Assassin'S Blade, The (2008) [Blu-Ray]
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Zhu Yanzhi (Charlene Choi) is the daughter of a wealthy wine merchant (Ti Lung), sent into the mountains disguised as a man to learn martial arts with an elite clan.Once she begins her intense training, Zhu finds herself at odds with her trainer and superior, Liang (Chun Wu). But soon, a stronger connection is revealed between the two, and as their attraction grows, so does the danger of Liang discovering Zhu s real identity, Could it be that they're destined to be together?As the two lovers dare voice their feelings, Zhu learns that her parents are in danger and she must return home immediately, in the company of a childhood friend who also happens to be an aspiring court politician. Could there be more to his intentions than she knows? From the action director of HERO and HOUSE OF FLYING DAGGERS, this comedy romance crackles with action, danger, hidden identities and unrequited love.
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(NOTE: The following review will contain minor spoilers necessary solely for the discussion of plot and characters. If you're the kind of reader who prefers a review entirely spoiler-free, then I'd encourage you to skip down to the last two paragraphs for my final assessment. If, however, you're accepting of a few modest hints at `things to come,' then read on ...)
Zhu Yanzhi (played by the stunning Charlene Choi) is a young maiden in a world ruled by men. In order to be accepted into her land's male-only martial arts academy, she's going to have to do something about her gender. Before you can say `Mulan,' she's wrapped her lady parts in a sheet and convinced her teachers that she's a young boy, but that certain something about her keeps forcing her mentor Liang (Chun Wu) to daydream inappropriate romantic thoughts. Eventually, Liang learns the truth, only it happens much too late: Yanzhi has been called back home by her parents who've pledged her to marry Ma (Ge Hu), an old family friend who's not above killing a city official in order to get closer to the woman he wants to be betrothed to. Worlds collide, and the two men are destined to face-off for the love of a woman who once tried to be a man.
THE ASSASSIN'S BLADE opens with the recitation of a poem (of sorts) that sets the dramatic stage for the film, and that's because the script is based on a famous Chinese legend. Arguably, it doesn't feel all that `legendary' as Yanzhi - a lovely, young beauty who clearly in no logical way, shape, or form - could ever be mistaken for a boy. Still, the script plunders forward, and she's plunged into fight training despite the presence of ladylike cheekbones and some perky, not-insignificant breasts. Much of it is played as broad farce - the musical cues certainly would imply that's how director Jingle Ma intended it - and, as farce is less effective when not entirely convincing, the first half stretches the bounds of credible to their limit. Though everyone treats her like a boy, Yanzhi looks like a girl; sounds like a girl; has no Adam's apple like a girl; acts like a girl; giggles like a girl; and methinks you get the picture.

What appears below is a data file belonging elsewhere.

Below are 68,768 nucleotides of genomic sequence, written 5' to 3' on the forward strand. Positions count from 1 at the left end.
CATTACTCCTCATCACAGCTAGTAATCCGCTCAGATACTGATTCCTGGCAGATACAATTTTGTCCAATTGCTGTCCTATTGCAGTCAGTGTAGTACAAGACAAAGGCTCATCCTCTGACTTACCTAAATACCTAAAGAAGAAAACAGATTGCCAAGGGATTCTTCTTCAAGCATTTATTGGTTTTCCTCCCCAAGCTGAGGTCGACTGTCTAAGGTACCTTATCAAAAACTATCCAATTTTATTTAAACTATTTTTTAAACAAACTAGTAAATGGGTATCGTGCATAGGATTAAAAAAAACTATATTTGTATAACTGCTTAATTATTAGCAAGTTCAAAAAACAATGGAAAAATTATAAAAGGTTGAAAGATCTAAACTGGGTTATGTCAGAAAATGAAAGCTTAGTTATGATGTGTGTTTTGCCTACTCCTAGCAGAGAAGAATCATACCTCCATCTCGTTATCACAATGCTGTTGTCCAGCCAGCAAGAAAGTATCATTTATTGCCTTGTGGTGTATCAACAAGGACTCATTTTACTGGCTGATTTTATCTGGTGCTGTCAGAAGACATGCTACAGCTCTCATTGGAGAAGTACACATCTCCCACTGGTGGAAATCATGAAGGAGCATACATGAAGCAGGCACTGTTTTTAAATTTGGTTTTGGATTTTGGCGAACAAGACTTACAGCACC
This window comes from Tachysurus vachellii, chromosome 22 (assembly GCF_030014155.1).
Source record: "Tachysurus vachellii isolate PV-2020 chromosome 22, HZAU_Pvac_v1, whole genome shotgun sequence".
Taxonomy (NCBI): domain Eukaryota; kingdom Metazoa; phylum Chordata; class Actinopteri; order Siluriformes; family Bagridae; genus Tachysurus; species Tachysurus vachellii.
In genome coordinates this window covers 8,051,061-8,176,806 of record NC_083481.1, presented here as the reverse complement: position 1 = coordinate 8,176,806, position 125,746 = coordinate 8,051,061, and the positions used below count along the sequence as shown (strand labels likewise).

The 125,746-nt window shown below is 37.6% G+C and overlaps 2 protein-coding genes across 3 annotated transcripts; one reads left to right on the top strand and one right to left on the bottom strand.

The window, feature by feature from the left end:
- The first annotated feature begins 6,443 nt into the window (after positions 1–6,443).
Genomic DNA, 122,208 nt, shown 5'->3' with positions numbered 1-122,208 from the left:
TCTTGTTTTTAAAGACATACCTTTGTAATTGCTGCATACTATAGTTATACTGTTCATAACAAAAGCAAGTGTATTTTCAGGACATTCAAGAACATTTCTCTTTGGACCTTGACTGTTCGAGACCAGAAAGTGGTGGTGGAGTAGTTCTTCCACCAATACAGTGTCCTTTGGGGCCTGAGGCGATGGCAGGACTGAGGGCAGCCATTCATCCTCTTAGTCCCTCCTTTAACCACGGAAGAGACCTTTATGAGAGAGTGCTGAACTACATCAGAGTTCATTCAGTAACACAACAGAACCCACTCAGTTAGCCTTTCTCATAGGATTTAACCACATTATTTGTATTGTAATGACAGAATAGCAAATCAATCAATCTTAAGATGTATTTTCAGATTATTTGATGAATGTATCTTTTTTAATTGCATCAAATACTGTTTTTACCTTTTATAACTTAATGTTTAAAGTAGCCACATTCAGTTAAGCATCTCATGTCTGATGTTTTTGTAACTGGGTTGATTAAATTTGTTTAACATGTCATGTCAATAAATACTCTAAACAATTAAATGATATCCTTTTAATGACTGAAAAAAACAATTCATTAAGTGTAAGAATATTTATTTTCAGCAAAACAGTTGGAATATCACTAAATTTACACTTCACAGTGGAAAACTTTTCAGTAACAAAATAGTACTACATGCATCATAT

In fact, once the script finally dispenses with the obvious charade with a set of circumstances that bring Liang in on the big secret, BLADE becomes a better film ... or, at least, a more believable premise.
It's the second half that's particularly strong. All hint of comedy is wrung from the prose as the stakes are raised. The fate of Yanzhi's parents are in doubt as Ma pledges to murder them if she rejects the marriage. Liang wears his heart on his sleeve and travels to her village in order to profess his love for her. The lovers meet and hatch a plan, but fate is the cruelest mistress as Ma and his royal minions rise up to keep them apart. In this half, it's clear that these characters are tinkering with the stuff of legends as well as the world of dreams: both Yanzhi and Liang have lived lives plagued by dreams that promised they'd find their one true love - one another - in a land of color and butterflies. The imagery is powerful, and its intensity by the stark shadows prevalent in the accompanying fight sequences.
My advice? Tolerate the first half. Think of it as the fairy tale told to a child. Anticipate the second half. It's vastly superior, much more interesting, and brimming with the stuff of dreams - a fairy tale for adults.